Common Sources of Business Disputes and Partnership Litigation

One of the most popular business structures today is the limited liability company (or LLC). It offers both legal and tax benefits that make it appealing for businesses of all sizes but particularly for small businesses. While the ease of formation and laxness of formalities can be viewed as some of the best features of a limited liability company, they can also be the greatest source of legal disputes. Some of the most common sources of business litigation involve disagreements over whether a company’s operating agreement permits a particular action to be taken on behalf of the business, who is authorized to make business decisions, or what duties each member of an LLC owe to each other. In recent years, the Illinois legislature has attempted to prevent or reduce the number of lawsuits involving these common sources of litigation through clarification and amendment of the Illinois Limited Liability Company Act, 805 ILCS 180/1 et seq.

No amount of amendment will ever prevent all disputes and business divorces are bound to happen. For this reason, it is highly advisable to involve a business attorney at the outset of the formation to ensure that a company gets off to the right start and has all governing documentation in place. In the unfortunate, yet not at all uncommon, event of business litigation, a highly experienced business can mean all the difference in the outcome—and expense—of the dispute by knowing what evidence will be crucial to proving your side of the dispute and common sources of such evidence.

Operating Agreement? What Operating Agreement?

Many business disputes are a consequence of not having a written operating agreement—or of having a poorly drafted one. Although LLCs in Illinois are not required by law to file an operating agreement with the state, it is still highly recommended that they create one. An operating agreement delineates the operational procedures and policies of a company. By having a written operating agreement, the members in a dispute can point to the operating agreement as evidence of their intent at the outset of the company on how to handle a particular issue. In addition, an operating agreement can detail certain common aspects of a business to avoid or help resolve disputes among partners including:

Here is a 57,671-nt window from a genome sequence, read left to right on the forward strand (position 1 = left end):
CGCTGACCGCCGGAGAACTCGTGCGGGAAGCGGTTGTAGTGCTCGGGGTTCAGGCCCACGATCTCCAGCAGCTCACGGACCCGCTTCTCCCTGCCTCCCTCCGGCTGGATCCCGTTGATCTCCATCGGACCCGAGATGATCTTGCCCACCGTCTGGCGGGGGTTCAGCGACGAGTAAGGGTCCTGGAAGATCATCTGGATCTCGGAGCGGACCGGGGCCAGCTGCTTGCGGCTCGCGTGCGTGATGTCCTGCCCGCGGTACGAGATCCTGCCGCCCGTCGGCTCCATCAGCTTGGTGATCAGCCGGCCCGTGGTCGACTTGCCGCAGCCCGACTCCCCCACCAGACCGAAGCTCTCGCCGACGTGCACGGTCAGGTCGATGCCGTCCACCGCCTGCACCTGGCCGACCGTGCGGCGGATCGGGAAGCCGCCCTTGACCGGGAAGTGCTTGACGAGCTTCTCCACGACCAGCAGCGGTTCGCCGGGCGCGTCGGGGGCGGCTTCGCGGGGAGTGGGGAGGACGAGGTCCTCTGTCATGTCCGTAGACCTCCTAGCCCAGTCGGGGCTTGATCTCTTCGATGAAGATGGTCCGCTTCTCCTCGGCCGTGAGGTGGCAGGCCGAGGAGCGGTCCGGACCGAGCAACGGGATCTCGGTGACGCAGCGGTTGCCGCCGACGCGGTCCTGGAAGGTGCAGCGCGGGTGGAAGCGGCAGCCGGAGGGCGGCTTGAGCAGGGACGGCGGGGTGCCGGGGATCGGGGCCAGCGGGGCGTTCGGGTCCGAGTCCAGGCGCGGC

• Management type of the business (i.e. whether it will be member-managed or manager-managed);
  • Who the manager is, if any;
  • The scope of the managing member’s authority;
  • When and how members receive compensation;
  • When and how the business distributes profits to members;
  • Whether any member will be an employee

In the absence of a written operating agreement, the Illinois LLC Act allows for an oral or implied operating agreement to govern a company. This can be a very expensive issue to litigate, however. An experienced business dispute attorney though can help and will know what types of evidence will be required to prove the existence and contents of an implied or oral operating agreement.

Member Managed or Manager-Managed?

Another common source of business disputes is a lack of clarity involving who is authorized to make decisions for the business and to what extent. Illinois law recognizes two different management structures for an LLC: member-managed and manager-managed. Under the Illinois LLC Act, the default management structure is member-managed, which the members can change to manager-managed by specifying as much in the operating agreement.

Who Owes What Duties to Whom?

As a default, with few exceptions, members of an LLC owe fiduciary duties of care, loyalty, and to avoid self-dealing. The Illinois LLC Act allows members to eliminate or reduce the fiduciary duties they owe via the operating agreement. To do so, however, requires the operating agreement to unambiguously provide for the elimination or reduction of these fiduciary duties, though the duty of care cannot be waived or reduced. In a business dispute lawsuit, a member being accused of breaching his fiduciary duties will need to first determine the extent to which such he owed the duty and then will have to prove that his actions did not breach that fiduciary duty.

Super Lawyers named Illinois commercial law trial attorney, Peter Lubin, a Super Lawyer and Illinois business dispute attorney, Patrick Austermuehle, a Rising Star in the Categories of Class Action, Business Litigation, and Consumer Rights Litigation. Lubin Austermuehle’s Illinois business trial lawyers have over thirty years of experience in litigating complex class action, copyright, non-compete agreement, trademark and libel suits, consumer rights and many different types of business and commercial litigation disputes. Our Brookfield and Clarendon Hills business dispute, partnership litigation, and civil litigation lawyers handle emergency business lawsuits involving fiduciary duties, business valuations, self-dealing, trademarks, injunctions, and TROS, covenant not to compete, franchise, distributor and dealer wrongful termination and trade secret lawsuits and many different kinds of business disputes involving shareholders, partnerships, closely held businesses and employee breaches of fiduciary duty. We also assist Chicago and Oak Brook area businesses and business owners who are victims of fraud. You can contact us by calling 630-333-0333. You can also contact us online here.

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